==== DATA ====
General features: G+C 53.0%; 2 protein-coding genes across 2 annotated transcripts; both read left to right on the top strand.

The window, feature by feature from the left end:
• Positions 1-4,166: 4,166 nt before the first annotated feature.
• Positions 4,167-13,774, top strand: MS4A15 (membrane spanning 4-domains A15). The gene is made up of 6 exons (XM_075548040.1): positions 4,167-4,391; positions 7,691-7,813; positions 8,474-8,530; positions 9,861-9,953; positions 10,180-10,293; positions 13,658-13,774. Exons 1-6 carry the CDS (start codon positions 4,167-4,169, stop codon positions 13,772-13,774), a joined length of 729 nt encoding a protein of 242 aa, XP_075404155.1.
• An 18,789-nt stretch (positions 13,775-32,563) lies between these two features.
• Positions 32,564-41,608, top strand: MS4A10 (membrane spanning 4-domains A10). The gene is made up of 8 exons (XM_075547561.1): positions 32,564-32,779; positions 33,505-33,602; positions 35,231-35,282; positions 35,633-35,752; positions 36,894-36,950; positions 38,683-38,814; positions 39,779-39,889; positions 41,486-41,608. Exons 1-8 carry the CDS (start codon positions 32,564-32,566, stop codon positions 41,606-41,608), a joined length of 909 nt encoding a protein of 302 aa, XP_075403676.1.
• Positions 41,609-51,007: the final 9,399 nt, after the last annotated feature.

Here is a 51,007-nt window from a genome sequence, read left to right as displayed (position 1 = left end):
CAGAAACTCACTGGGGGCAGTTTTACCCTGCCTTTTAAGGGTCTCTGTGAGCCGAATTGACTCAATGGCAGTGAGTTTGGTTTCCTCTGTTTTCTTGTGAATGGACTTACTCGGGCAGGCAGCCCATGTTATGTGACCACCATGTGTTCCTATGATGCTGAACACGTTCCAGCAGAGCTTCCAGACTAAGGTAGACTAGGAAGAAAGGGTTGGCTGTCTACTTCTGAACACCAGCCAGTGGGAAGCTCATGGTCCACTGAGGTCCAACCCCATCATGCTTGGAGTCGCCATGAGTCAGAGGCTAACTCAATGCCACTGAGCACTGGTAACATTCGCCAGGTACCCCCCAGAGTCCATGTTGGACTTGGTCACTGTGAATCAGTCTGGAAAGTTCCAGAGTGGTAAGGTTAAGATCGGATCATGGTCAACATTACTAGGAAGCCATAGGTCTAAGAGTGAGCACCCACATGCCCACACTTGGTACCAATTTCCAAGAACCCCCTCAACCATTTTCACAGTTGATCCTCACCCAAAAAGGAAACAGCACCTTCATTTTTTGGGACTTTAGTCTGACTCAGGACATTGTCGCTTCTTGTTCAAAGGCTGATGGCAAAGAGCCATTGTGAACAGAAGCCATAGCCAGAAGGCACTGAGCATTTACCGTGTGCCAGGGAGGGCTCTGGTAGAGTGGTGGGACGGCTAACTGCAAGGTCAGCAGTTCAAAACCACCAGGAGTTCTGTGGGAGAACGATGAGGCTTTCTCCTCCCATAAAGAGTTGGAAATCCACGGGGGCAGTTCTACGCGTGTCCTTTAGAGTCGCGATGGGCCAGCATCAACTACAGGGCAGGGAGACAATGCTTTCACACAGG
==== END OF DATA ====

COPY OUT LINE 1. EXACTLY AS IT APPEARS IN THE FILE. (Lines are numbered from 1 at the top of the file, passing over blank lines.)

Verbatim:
General features: G+C 53.0%; 2 protein-coding genes across 2 annotated transcripts; both read left to right on the top strand.